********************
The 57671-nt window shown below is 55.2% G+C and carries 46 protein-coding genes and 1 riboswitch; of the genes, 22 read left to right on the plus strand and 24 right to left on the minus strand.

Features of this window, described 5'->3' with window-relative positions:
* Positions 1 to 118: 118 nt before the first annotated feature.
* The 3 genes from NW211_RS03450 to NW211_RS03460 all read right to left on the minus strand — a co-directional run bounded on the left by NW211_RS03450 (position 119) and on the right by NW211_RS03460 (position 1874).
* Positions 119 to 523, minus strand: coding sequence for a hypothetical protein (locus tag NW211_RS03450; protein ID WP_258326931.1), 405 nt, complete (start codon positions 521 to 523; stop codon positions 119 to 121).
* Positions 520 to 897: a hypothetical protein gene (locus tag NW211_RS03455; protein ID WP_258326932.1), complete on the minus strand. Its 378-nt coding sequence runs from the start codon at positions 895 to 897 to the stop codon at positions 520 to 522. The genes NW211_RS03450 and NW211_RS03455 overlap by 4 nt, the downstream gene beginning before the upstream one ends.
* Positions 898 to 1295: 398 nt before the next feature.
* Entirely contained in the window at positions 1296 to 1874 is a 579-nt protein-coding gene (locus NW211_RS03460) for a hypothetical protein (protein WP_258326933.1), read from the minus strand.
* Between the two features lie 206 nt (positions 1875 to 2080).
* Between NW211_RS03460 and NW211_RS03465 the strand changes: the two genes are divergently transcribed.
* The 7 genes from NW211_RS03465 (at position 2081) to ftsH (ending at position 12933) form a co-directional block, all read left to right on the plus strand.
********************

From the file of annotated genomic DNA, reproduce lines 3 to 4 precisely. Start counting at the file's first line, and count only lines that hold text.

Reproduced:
* Positions 1 to 118: 118 nt before the first annotated feature.
* The 3 genes from NW211_RS03450 to NW211_RS03460 all read right to left on the minus strand — a co-directional run bounded on the left by NW211_RS03450 (position 119) and on the right by NW211_RS03460 (position 1874).